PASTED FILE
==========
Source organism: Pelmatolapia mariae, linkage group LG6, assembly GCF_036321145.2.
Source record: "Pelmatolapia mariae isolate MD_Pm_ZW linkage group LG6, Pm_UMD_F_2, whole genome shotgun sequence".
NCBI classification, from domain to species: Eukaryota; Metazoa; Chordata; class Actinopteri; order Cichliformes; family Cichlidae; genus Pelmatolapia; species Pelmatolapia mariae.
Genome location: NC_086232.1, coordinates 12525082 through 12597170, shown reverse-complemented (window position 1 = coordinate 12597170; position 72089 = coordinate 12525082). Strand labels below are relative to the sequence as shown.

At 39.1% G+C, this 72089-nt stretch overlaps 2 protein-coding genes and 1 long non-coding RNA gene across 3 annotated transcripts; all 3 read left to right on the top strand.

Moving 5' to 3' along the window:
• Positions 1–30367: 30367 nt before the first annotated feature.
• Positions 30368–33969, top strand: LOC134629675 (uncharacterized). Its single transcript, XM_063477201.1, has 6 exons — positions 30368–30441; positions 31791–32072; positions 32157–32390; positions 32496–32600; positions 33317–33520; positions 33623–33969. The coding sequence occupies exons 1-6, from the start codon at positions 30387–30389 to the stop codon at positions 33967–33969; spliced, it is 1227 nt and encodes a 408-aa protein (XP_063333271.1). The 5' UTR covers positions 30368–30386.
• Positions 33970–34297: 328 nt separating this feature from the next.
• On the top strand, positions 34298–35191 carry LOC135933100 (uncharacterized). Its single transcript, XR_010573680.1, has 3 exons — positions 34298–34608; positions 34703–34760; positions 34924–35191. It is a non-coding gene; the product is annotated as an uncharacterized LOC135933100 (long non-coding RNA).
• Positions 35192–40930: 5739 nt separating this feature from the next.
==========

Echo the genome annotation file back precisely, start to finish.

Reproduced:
Source organism: Pelmatolapia mariae, linkage group LG6, assembly GCF_036321145.2.
Source record: "Pelmatolapia mariae isolate MD_Pm_ZW linkage group LG6, Pm_UMD_F_2, whole genome shotgun sequence".
NCBI classification, from domain to species: Eukaryota; Metazoa; Chordata; class Actinopteri; order Cichliformes; family Cichlidae; genus Pelmatolapia; species Pelmatolapia mariae.
Genome location: NC_086232.1, coordinates 12525082 through 12597170, shown reverse-complemented (window position 1 = coordinate 12597170; position 72089 = coordinate 12525082). Strand labels below are relative to the sequence as shown.

At 39.1% G+C, this 72089-nt stretch overlaps 2 protein-coding genes and 1 long non-coding RNA gene across 3 annotated transcripts; all 3 read left to right on the top strand.

Moving 5' to 3' along the window:
• Positions 1–30367: 30367 nt before the first annotated feature.
• Positions 30368–33969, top strand: LOC134629675 (uncharacterized). Its single transcript, XM_063477201.1, has 6 exons — positions 30368–30441; positions 31791–32072; positions 32157–32390; positions 32496–32600; positions 33317–33520; positions 33623–33969. The coding sequence occupies exons 1-6, from the start codon at positions 30387–30389 to the stop codon at positions 33967–33969; spliced, it is 1227 nt and encodes a 408-aa protein (XP_063333271.1). The 5' UTR covers positions 30368–30386.
• Positions 33970–34297: 328 nt separating this feature from the next.
• On the top strand, positions 34298–35191 carry LOC135933100 (uncharacterized). Its single transcript, XR_010573680.1, has 3 exons — positions 34298–34608; positions 34703–34760; positions 34924–35191. It is a non-coding gene; the product is annotated as an uncharacterized LOC135933100 (long non-coding RNA).
• Positions 35192–40930: 5739 nt separating this feature from the next.